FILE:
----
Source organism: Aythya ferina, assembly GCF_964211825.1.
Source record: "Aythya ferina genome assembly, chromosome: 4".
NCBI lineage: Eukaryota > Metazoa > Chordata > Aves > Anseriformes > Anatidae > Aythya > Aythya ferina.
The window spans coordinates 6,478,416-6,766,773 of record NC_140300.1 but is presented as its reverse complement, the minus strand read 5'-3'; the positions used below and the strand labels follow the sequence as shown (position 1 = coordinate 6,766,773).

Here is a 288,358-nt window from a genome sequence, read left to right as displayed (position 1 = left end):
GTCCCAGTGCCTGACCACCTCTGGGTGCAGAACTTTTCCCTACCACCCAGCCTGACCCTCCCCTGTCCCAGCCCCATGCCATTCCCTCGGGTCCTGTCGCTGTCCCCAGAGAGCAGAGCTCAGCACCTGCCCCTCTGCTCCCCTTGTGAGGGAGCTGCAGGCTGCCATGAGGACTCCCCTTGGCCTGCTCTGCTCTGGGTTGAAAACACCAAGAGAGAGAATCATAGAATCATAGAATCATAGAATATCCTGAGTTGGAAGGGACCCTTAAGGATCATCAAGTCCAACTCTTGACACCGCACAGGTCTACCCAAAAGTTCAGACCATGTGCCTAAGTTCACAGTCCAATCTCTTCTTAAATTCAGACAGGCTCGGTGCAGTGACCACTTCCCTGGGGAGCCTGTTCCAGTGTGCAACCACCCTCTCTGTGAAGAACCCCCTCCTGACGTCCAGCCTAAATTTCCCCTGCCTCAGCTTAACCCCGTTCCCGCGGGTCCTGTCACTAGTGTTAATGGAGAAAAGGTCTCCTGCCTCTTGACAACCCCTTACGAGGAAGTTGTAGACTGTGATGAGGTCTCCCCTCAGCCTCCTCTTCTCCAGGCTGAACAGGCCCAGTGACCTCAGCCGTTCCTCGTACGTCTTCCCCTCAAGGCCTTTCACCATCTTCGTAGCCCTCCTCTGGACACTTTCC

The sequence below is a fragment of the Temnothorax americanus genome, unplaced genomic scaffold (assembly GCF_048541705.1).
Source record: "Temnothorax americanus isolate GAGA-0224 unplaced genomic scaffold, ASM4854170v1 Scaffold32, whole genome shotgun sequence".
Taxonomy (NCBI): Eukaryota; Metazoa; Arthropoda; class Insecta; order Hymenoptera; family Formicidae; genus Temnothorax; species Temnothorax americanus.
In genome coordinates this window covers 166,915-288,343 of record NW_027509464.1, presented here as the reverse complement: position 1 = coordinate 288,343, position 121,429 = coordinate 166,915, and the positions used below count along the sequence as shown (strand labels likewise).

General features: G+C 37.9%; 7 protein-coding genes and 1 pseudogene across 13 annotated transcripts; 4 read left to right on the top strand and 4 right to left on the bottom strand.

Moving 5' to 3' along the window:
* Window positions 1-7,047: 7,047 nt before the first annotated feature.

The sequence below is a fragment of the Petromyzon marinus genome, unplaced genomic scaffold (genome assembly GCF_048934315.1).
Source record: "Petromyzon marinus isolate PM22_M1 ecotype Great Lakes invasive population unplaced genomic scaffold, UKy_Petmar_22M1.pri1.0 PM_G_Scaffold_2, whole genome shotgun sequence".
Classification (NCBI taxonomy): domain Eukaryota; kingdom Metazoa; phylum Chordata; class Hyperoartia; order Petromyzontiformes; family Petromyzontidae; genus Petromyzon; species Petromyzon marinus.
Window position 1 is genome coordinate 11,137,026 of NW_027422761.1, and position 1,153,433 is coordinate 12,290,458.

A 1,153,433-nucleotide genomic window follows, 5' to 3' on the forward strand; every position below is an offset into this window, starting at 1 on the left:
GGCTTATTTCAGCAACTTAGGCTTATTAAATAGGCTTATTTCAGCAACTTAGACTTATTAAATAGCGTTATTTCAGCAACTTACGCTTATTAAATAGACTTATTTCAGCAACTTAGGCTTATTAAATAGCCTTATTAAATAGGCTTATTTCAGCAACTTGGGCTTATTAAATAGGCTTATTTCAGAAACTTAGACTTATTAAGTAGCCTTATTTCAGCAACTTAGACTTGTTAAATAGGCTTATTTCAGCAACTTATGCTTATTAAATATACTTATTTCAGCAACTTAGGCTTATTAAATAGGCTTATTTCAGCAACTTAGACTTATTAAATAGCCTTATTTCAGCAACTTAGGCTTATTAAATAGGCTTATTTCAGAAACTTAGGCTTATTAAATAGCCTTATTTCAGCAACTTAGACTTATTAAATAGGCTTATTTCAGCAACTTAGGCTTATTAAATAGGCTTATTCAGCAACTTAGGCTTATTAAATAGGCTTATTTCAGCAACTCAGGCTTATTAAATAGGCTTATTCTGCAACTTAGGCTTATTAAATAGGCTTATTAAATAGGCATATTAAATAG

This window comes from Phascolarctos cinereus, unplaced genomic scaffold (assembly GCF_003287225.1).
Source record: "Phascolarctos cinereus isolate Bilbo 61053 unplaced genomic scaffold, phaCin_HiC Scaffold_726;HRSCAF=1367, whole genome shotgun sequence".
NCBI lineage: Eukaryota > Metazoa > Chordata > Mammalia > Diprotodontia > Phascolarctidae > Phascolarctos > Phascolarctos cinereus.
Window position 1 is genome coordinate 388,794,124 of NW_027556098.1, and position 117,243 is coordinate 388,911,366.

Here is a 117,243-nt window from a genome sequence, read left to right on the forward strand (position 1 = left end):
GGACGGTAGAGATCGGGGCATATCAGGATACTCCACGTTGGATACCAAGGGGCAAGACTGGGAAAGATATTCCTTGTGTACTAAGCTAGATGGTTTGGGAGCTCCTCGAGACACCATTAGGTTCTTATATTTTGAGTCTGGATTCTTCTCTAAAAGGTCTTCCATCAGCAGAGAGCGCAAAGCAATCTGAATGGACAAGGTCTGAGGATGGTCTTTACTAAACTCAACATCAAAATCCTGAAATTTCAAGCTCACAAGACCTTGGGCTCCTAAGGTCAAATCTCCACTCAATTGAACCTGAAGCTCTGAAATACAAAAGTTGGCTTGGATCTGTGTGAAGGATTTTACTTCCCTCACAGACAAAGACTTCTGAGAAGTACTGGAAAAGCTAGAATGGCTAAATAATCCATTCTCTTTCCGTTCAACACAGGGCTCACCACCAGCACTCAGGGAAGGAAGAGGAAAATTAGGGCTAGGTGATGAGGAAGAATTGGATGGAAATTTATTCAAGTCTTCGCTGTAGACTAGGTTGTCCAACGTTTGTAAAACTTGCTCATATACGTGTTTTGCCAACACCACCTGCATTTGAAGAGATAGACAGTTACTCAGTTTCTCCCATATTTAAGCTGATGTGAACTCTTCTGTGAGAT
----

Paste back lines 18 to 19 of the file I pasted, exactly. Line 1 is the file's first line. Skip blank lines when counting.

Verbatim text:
A 1,153,433-nucleotide genomic window follows, 5' to 3' on the forward strand; every position below is an offset into this window, starting at 1 on the left:
GGCTTATTTCAGCAACTTAGGCTTATTAAATAGGCTTATTTCAGCAACTTAGACTTATTAAATAGCGTTATTTCAGCAACTTACGCTTATTAAATAGACTTATTTCAGCAACTTAGGCTTATTAAATAGCCTTATTAAATAGGCTTATTTCAGCAACTTGGGCTTATTAAATAGGCTTATTTCAGAAACTTAGACTTATTAAGTAGCCTTATTTCAGCAACTTAGACTTGTTAAATAGGCTTATTTCAGCAACTTATGCTTATTAAATATACTTATTTCAGCAACTTAGGCTTATTAAATAGGCTTATTTCAGCAACTTAGACTTATTAAATAGCCTTATTTCAGCAACTTAGGCTTATTAAATAGGCTTATTTCAGAAACTTAGGCTTATTAAATAGCCTTATTTCAGCAACTTAGACTTATTAAATAGGCTTATTTCAGCAACTTAGGCTTATTAAATAGGCTTATTCAGCAACTTAGGCTTATTAAATAGGCTTATTTCAGCAACTCAGGCTTATTAAATAGGCTTATTCTGCAACTTAGGCTTATTAAATAGGCTTATTAAATAGGCATATTAAATAG